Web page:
Do COVID restrictions in the office negatively affect patients?

asco-logo Many health care facilities are enacting policies during this time of COVID-19 that restrict the number of people attending appointments in person. Family care providers are asked to wait outside or drop off the patient for their appointment and come back to pick them up later.

There are, of course, exceptions made for those receiving a new diagnosis or when the patient is not able to attend on his/her own due to physical or other challenges. The fewer people in the building, the lower the chance of exposure of staff or other patients in crowded waiting rooms and elevators; it makes sense. But are there unintended consequences?

A patient of mine reported his frustration and concern with the situation recently. He has recovered well from his surgery for colorectal cancer, but his wife has a host of medical conditions that require frequent visits to internists and other specialists.

He is not allowed to accompany her to any of these visits, and he is thus not fully informed about what is happening with his wife’s condition, progress or lack of it. He used to go with her to all her appointments. And as her primary caregiver, he was aware of what had changed and what the plan of care was moving forward.

But this has now changed. He has asked her to record on her phone all discussions with her various health care providers, but this does not happen with any consistency.

She either forgets or tells him that her phone battery was dead. He has asked her to call him when she sees her physician so that he can listen to the conversation, but this has not happened. He called her while he thought she would be talking to her health care provider, but she lets the call go to voicemail.

He is not certain if this is intentional or if she genuinely forgets. He is frustrated with her and with COVID-19. He fears that something bad will happen to her because he was not aware of what signs to look for.

I met with them as a couple when he was first diagnosed and wanted information about the potential sexual side effects of his treatment. She came with him to all our appointments and struck me as a caring and carefree person. Her usual response when he raised concern was to say to me, “Oh, he worries too much!” with a smile on her face and a quick giggle. He would respond with a sigh and a shrug and continue asking me questions or raising his concerns.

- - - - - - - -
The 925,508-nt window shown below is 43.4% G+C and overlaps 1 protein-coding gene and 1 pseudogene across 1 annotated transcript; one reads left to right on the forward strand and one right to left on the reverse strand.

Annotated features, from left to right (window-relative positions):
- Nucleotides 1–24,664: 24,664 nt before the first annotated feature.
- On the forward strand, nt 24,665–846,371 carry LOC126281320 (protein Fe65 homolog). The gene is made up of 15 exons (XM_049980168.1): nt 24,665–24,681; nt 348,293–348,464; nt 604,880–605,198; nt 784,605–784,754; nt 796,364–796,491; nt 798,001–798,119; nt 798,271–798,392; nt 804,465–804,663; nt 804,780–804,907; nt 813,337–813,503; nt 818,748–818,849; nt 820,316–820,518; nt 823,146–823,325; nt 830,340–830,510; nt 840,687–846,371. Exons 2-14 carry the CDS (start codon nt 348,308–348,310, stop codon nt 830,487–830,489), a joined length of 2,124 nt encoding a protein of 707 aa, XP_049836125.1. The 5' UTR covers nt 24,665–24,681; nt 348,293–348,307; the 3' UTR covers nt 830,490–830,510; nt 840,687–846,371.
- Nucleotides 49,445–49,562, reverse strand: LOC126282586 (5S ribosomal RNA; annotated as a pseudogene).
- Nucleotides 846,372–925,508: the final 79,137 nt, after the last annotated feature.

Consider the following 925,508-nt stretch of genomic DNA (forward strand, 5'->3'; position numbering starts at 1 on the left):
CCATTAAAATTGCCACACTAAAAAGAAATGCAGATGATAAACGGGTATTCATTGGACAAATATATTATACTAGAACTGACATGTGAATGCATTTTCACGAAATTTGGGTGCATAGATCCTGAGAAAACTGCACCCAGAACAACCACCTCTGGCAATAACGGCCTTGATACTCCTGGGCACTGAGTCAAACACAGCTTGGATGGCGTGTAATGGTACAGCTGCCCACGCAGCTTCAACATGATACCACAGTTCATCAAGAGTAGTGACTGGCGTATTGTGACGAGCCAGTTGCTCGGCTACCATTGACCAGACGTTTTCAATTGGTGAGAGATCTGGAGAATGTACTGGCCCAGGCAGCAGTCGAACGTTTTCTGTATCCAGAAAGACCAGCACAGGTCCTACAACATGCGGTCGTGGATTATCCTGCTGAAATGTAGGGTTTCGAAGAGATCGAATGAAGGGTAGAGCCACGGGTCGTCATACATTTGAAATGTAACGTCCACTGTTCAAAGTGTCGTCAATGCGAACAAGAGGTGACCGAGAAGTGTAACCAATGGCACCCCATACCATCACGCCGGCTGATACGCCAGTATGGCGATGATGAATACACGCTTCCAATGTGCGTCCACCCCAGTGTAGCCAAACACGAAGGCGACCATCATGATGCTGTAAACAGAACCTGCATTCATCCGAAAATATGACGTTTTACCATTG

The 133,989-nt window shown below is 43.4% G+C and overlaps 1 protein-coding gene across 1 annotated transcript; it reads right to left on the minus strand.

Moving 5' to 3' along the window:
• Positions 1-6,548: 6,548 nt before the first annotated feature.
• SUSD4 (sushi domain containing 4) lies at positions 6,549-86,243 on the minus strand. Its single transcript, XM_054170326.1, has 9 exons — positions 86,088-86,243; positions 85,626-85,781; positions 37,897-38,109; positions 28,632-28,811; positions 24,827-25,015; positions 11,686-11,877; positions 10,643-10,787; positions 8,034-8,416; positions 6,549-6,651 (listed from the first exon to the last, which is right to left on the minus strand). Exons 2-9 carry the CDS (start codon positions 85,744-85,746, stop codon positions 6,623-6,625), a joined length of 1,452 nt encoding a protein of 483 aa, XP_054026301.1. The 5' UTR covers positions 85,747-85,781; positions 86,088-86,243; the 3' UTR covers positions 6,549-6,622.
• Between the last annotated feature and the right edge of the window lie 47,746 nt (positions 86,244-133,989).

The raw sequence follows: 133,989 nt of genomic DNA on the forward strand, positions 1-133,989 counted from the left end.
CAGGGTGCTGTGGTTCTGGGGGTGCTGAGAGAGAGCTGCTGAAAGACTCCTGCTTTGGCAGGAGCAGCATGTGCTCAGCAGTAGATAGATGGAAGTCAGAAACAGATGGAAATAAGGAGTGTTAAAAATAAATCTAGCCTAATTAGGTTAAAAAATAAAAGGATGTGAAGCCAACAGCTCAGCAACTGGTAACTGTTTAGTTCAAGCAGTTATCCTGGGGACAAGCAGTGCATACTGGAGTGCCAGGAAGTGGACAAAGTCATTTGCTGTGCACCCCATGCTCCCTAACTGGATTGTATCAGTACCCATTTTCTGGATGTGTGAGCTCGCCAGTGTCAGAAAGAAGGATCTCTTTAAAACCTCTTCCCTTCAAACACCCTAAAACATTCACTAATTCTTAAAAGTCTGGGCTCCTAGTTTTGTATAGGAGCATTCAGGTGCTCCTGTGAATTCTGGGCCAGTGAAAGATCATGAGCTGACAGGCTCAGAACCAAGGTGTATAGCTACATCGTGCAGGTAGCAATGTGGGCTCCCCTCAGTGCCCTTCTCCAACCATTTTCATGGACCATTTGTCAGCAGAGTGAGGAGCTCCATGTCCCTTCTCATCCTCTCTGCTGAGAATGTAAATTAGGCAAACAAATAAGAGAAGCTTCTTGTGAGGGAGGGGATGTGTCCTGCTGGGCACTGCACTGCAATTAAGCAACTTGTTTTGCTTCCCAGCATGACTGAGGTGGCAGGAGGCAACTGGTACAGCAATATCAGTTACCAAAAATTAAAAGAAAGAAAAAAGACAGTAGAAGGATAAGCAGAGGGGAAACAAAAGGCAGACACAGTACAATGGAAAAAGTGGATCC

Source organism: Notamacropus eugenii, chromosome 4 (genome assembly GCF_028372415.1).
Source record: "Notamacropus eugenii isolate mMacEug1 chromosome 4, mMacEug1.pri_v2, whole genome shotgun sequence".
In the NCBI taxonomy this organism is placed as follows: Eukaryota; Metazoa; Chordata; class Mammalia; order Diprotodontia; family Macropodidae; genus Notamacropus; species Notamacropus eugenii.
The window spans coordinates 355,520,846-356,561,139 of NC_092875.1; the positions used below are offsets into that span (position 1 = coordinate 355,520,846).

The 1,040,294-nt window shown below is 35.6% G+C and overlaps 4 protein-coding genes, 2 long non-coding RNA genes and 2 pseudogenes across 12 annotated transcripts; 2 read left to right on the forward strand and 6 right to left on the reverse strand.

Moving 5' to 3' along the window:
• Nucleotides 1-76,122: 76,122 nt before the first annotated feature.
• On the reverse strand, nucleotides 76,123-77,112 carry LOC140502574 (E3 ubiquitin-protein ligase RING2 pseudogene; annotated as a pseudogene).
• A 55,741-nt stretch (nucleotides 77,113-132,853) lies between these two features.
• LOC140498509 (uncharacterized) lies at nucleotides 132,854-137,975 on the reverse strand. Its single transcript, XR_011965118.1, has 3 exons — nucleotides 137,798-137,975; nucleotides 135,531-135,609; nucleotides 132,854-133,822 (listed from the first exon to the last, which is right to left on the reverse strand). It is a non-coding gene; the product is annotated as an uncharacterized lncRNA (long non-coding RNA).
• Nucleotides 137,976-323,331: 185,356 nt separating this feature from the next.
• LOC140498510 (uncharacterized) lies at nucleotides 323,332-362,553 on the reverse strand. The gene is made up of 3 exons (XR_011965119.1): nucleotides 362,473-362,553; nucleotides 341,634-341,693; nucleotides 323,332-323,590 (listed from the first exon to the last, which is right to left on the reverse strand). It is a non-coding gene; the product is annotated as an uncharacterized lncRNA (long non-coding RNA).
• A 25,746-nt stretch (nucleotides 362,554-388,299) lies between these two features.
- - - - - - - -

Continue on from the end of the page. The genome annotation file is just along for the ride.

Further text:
This time, when he told me how worried he was about not attending appointments with her, I asked him if there was something else going on. Why did she forget to record her conversations with her various health care providers? And what about the phone calls that went unanswered when she was at appointments without him? My instinct told me that there is something going on in the relationship that was contributing to the situation.

“She’s become a little forgetful in the past year,” he finally admitted. “She hides it really well, and she’s always been, well, a little flighty maybe…”

He looked embarrassed as if he was telling me something that he shouldn’t.

“Is there something else going on?” I asked gently.

“Well, with my cancer, the attention has been on me for the past two years, and I guess I didn’t really notice that her health has not been what it should be. She has this cardiac condition, and her eyesight is failing, and while I used to know what was going on, these past months — since March, really — I have no clue what she’s been told. She keeps getting new prescriptions, and she won’t let me get rid of the pills that she’s not taking anymore …”

“That must be concerning for you,” I said.

He looked at me and nodded, his eyes filling with tears that he brushed away quickly.

“I know I just have to put my foot down and take them away or put them somewhere out of the way, but it’s really the appointments I’m most worried about! But she’s an adult, and I can’t bring myself to treat her any other way. She’s not a child!”

We talked some more, and I made some suggestions about contacting her health care providers and asking if he could somehow be with her at the appointments. I’m not sure he’ll do that; his desire to respect her independence will likely override any suggestions I made.

He left me with a lot to think about. While I see the real need to protect staff and other patients during this time, what are the consequences for family members who are not allowed to accompany patients to appointments? This pandemic is like a boulder thrown into the lake of our lives, and the ripples are waves that have unintended consequences.

Anne Katz is a certified sexual counselor and a clinical nurse specialist at a large, regional cancer center in Canada who blogs at ASCO Connection, where this post originally appeared. She can be reached at her self-titled site, Dr. Anne Katz.

Image credit: Shutterstock.com

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